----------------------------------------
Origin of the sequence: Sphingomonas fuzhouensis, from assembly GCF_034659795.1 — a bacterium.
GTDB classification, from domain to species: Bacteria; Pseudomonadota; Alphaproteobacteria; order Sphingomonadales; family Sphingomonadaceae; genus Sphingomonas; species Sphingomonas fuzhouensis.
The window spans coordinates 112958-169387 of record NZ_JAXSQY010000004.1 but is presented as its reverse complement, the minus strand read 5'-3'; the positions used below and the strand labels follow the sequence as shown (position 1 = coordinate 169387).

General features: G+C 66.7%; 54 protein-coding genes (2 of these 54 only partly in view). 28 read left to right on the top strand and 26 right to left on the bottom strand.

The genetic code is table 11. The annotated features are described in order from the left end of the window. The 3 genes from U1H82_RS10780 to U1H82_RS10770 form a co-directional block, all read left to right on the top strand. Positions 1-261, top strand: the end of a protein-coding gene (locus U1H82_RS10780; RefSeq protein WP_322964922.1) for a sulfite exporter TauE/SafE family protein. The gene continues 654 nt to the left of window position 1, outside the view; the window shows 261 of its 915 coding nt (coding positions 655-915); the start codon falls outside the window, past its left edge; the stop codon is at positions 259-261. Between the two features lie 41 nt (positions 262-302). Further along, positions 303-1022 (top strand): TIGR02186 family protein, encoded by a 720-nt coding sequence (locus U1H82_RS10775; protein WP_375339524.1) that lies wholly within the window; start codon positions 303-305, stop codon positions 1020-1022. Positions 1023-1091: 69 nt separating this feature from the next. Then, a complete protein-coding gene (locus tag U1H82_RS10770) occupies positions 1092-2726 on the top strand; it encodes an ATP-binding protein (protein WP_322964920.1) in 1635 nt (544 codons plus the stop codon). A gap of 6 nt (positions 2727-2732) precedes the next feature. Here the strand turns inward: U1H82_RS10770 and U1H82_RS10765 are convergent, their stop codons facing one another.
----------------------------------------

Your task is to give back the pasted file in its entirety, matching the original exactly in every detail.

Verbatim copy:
Origin of the sequence: Sphingomonas fuzhouensis, from assembly GCF_034659795.1 — a bacterium.
GTDB classification, from domain to species: Bacteria; Pseudomonadota; Alphaproteobacteria; order Sphingomonadales; family Sphingomonadaceae; genus Sphingomonas; species Sphingomonas fuzhouensis.
The window spans coordinates 112958-169387 of record NZ_JAXSQY010000004.1 but is presented as its reverse complement, the minus strand read 5'-3'; the positions used below and the strand labels follow the sequence as shown (position 1 = coordinate 169387).

General features: G+C 66.7%; 54 protein-coding genes (2 of these 54 only partly in view). 28 read left to right on the top strand and 26 right to left on the bottom strand.

The genetic code is table 11. The annotated features are described in order from the left end of the window. The 3 genes from U1H82_RS10780 to U1H82_RS10770 form a co-directional block, all read left to right on the top strand. Positions 1-261, top strand: the end of a protein-coding gene (locus U1H82_RS10780; RefSeq protein WP_322964922.1) for a sulfite exporter TauE/SafE family protein. The gene continues 654 nt to the left of window position 1, outside the view; the window shows 261 of its 915 coding nt (coding positions 655-915); the start codon falls outside the window, past its left edge; the stop codon is at positions 259-261. Between the two features lie 41 nt (positions 262-302). Further along, positions 303-1022 (top strand): TIGR02186 family protein, encoded by a 720-nt coding sequence (locus U1H82_RS10775; protein WP_375339524.1) that lies wholly within the window; start codon positions 303-305, stop codon positions 1020-1022. Positions 1023-1091: 69 nt separating this feature from the next. Then, a complete protein-coding gene (locus tag U1H82_RS10770) occupies positions 1092-2726 on the top strand; it encodes an ATP-binding protein (protein WP_322964920.1) in 1635 nt (544 codons plus the stop codon). A gap of 6 nt (positions 2727-2732) precedes the next feature. Here the strand turns inward: U1H82_RS10770 and U1H82_RS10765 are convergent, their stop codons facing one another.